In the end, both Jesus and Paul said the most important thing for us to do was to love: to love God and to love others. I believe that if any interpretation of scripture defies this, we are on shaky ground. And this core idea is what I do not see reflected in the evangelical church today, at least not in the broad sense. And yet, it IS an idea I see reflected in many Christians, and those are the folks I want to be around, and commune with, whatever labels any of us choose to wear.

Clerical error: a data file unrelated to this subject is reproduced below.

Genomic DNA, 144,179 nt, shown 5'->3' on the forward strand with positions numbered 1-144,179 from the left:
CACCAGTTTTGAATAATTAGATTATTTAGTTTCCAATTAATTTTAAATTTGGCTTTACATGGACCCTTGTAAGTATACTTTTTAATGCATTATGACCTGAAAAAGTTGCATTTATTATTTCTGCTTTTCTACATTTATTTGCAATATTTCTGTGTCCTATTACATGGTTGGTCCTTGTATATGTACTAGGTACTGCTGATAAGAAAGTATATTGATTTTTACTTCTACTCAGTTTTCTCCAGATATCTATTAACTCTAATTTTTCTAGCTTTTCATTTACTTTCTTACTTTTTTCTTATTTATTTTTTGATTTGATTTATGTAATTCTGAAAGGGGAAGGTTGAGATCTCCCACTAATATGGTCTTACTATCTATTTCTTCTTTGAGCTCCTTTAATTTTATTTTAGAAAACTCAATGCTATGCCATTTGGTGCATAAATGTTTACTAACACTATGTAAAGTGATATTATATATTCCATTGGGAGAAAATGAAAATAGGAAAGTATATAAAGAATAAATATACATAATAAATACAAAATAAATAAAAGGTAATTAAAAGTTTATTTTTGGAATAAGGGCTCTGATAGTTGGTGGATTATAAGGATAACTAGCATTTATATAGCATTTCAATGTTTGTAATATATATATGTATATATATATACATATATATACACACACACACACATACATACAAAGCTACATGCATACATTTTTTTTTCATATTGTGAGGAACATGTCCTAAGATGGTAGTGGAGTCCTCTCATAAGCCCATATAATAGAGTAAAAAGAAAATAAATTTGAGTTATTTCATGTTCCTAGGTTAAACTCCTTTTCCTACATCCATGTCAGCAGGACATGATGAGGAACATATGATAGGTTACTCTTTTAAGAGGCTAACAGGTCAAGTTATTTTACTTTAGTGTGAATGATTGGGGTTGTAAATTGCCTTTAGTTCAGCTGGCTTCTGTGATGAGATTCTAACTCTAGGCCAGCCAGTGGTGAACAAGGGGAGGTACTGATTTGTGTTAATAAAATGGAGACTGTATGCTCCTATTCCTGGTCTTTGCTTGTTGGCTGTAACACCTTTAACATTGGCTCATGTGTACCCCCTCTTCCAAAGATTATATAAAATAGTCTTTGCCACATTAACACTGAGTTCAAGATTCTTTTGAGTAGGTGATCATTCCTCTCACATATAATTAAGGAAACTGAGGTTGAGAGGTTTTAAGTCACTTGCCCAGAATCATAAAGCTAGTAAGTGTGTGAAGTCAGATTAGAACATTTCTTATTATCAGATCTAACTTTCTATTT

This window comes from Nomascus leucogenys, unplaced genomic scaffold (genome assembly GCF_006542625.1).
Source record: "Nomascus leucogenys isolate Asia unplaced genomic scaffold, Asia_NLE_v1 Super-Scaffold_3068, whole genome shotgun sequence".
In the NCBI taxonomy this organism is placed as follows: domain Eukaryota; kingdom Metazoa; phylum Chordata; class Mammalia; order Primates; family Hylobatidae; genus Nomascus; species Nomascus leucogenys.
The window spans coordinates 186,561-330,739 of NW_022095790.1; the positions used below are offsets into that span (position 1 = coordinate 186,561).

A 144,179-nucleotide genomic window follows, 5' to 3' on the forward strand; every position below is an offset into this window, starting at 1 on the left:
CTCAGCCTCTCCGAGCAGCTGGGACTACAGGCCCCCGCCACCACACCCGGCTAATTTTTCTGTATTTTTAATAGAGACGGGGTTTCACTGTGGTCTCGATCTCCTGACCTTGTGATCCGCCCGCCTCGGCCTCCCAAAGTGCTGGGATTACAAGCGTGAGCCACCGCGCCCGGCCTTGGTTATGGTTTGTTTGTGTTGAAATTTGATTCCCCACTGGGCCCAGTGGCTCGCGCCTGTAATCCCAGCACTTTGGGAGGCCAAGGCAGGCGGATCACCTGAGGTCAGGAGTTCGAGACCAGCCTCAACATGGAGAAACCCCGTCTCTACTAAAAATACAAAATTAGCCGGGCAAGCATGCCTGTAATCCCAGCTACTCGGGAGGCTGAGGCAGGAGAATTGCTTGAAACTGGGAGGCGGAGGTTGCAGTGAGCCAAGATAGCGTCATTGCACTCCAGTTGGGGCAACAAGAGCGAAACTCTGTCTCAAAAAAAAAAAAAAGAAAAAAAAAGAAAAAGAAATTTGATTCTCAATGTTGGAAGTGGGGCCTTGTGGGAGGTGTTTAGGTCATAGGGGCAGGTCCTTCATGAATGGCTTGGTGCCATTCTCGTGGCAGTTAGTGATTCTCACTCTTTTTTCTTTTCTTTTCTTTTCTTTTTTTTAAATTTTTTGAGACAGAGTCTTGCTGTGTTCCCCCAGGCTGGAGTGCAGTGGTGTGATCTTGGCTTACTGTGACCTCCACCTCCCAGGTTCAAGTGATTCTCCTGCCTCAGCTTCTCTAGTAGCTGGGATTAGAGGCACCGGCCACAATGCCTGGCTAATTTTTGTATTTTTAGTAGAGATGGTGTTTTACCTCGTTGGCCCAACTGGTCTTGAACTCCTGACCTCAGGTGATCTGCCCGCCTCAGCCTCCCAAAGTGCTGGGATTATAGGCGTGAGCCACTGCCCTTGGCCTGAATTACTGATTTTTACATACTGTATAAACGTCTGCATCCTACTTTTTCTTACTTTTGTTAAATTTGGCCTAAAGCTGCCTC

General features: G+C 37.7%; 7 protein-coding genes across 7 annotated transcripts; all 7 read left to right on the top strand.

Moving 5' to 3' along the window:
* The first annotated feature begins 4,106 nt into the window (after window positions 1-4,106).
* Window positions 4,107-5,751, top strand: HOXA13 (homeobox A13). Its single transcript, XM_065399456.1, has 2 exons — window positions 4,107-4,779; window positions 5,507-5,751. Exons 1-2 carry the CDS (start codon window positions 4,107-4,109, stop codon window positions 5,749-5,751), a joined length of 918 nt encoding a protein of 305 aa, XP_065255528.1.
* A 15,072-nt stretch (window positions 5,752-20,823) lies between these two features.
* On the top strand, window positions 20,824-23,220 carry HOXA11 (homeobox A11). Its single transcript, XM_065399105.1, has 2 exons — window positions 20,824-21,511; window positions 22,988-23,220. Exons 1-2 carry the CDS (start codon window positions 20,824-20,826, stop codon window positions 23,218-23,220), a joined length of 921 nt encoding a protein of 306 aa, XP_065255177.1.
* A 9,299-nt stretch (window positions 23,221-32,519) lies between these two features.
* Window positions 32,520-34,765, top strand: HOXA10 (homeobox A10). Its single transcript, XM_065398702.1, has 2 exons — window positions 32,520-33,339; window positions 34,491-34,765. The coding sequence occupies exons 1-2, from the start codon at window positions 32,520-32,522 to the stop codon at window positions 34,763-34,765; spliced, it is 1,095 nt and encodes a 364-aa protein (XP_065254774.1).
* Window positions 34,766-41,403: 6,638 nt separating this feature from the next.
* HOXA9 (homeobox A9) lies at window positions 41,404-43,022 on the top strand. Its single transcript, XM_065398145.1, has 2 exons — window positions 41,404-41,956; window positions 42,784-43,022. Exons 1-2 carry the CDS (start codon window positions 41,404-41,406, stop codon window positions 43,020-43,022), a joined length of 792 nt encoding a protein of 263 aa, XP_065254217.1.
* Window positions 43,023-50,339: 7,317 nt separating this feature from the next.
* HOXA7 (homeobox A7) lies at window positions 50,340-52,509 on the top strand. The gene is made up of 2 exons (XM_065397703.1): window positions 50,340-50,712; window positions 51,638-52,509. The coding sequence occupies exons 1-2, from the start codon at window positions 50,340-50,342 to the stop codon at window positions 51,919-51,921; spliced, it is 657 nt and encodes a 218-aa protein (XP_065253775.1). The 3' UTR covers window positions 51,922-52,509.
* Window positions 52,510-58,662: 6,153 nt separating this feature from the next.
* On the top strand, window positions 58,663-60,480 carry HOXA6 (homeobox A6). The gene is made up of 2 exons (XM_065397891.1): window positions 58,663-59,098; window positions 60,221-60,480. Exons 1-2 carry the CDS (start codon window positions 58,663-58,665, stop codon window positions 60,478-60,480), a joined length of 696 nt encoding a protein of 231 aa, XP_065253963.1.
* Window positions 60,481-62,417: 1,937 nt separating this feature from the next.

I do not want to be associated with a group known for its hostility toward some groups, its rigid beliefs regarding some very debatable issues, and its support for a political agenda that is very damaging and harmful to people. Yet I do not want to disassociate from Christ, nor do I believe “evangelical” has the corner on Jesus (though they appear to claim it a lot). Thus, I simply aim to be known as someone who loves and follows Jesus, and would like to work with others who are of the same mind so we can, together, live that out, whatever labels we do or do not adopt.